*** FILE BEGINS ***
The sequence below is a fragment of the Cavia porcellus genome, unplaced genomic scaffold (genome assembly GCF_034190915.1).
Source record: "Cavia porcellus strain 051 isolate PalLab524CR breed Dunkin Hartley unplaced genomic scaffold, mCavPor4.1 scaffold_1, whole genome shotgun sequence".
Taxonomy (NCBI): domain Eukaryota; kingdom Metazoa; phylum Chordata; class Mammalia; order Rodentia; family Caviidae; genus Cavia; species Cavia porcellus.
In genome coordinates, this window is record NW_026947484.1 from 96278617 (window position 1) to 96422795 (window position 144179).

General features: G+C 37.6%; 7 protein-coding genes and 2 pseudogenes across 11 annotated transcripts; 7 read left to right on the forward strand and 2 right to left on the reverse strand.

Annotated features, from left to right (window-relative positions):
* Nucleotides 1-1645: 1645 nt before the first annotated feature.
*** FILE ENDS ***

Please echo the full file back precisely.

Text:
The sequence below is a fragment of the Cavia porcellus genome, unplaced genomic scaffold (genome assembly GCF_034190915.1).
Source record: "Cavia porcellus strain 051 isolate PalLab524CR breed Dunkin Hartley unplaced genomic scaffold, mCavPor4.1 scaffold_1, whole genome shotgun sequence".
Taxonomy (NCBI): domain Eukaryota; kingdom Metazoa; phylum Chordata; class Mammalia; order Rodentia; family Caviidae; genus Cavia; species Cavia porcellus.
In genome coordinates, this window is record NW_026947484.1 from 96278617 (window position 1) to 96422795 (window position 144179).

General features: G+C 37.6%; 7 protein-coding genes and 2 pseudogenes across 11 annotated transcripts; 7 read left to right on the forward strand and 2 right to left on the reverse strand.

Annotated features, from left to right (window-relative positions):
* Nucleotides 1-1645: 1645 nt before the first annotated feature.